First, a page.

Capital call facilities, also known as subscription finance facilities, are a fund finance solution that has become a mainstream tool for private capital sponsors across strategies including buyouts, private credit, venture, real estate and infrastructure. In this primer we provide a high-level introduction to these credit facilities in three parts: 1) a general overview, 2) a look at structuring considerations and other uses, and 3) a review of fund structures and documentation considerations.
Part 1: Overview
What is a capital call facility and why use one?
A capital call facility is a line of credit provided to a fund to bridge investments or for other temporary funding purposes. With the liquidity provided by the facilities, managers gain funding flexibility and certainty, coupled with operational relief by allowing for the “smoothing” of capital calls from investors. Capital call facilities are also commonly used to support working capital needs, issue letters of credit, manage hedging and reduce the need for “true-ups” between fundraising closes.
When is the right time to start the process?
Capital call facilities can be put in place throughout a fund’s investment period. However, it is generally best to start the conversation with a lawyer and bankers during the fund formation and fundraising process to gain an understanding on facility structures available and their mechanics. This knowledge enables fund managers to be in a stronger position to discuss financing plans with prospective investors.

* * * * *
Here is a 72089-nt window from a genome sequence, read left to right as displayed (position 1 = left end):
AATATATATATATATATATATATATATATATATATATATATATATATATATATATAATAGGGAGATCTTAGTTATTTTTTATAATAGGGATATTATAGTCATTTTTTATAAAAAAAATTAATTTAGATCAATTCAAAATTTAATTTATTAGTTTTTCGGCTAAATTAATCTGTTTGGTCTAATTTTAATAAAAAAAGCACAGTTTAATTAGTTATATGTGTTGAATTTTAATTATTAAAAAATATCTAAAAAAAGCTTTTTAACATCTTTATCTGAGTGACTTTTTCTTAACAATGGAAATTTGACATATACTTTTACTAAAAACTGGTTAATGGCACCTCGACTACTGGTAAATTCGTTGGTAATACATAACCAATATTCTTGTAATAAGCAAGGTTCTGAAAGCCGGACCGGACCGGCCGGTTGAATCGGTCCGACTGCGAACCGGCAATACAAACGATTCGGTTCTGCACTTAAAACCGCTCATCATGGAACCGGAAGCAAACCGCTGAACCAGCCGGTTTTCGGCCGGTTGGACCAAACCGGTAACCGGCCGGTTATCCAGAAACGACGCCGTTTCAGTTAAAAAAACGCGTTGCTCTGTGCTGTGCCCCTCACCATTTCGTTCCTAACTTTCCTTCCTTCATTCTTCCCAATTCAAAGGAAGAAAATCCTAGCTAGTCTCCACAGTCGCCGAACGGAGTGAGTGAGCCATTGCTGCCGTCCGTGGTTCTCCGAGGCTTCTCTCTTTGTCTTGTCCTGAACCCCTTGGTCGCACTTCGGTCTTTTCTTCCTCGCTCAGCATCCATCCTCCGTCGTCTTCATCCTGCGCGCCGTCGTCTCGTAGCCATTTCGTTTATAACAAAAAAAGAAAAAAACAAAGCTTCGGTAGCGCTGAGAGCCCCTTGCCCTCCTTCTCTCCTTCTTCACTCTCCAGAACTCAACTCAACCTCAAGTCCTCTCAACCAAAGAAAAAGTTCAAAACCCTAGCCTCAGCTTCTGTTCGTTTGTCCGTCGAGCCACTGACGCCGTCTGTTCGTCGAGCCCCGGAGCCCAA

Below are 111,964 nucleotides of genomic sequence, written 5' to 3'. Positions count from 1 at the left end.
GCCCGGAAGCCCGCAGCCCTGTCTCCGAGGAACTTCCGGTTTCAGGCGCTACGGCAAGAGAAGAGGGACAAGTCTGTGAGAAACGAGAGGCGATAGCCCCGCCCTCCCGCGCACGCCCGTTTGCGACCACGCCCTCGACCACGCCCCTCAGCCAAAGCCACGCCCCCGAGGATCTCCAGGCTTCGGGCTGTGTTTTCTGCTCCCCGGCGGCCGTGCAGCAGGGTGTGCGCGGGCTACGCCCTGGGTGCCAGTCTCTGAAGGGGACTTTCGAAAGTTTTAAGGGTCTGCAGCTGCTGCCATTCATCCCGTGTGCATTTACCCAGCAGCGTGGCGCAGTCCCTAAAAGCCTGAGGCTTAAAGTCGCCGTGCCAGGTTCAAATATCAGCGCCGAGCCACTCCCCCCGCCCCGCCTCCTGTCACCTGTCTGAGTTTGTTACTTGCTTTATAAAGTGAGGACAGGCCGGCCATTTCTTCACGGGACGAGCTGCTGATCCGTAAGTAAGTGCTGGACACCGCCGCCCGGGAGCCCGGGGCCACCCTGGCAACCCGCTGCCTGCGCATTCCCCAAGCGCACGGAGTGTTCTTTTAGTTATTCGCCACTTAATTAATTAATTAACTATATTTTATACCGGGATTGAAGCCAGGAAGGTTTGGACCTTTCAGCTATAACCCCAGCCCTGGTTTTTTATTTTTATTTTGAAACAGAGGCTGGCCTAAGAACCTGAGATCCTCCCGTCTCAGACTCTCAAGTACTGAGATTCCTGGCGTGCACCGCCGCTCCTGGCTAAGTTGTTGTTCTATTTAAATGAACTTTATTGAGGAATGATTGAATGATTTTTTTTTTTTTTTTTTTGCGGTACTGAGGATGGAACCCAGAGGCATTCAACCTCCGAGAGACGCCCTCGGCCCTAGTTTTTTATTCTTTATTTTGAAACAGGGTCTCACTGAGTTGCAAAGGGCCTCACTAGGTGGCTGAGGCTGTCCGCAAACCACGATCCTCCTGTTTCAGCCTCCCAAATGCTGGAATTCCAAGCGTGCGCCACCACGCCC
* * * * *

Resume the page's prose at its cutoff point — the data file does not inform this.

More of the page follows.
Key transaction terms and structure
Facility types: Committed or uncommitted revolving lines of credit.
Facility sizing: There is a range of factors that go into determining facility size, such as expected capital deployment timelines, preferred frequency of investor capital calls, and Limited Partnership Agreement (LPA) limitations. Generally, the sizing of a facility will be discussed as a percentage of total investor commitments and governed similarly by the LPA. For example, a common LPA formulation is to limit fund indebtedness to the lesser of 1) 25% to aggregate investor commitments and 2) remaining uncalled capital. Another common approach to facility sizing is for it to be determined by typical investment size, where a manager may seek capacity to fund, for example, between one and three transactions at any one time.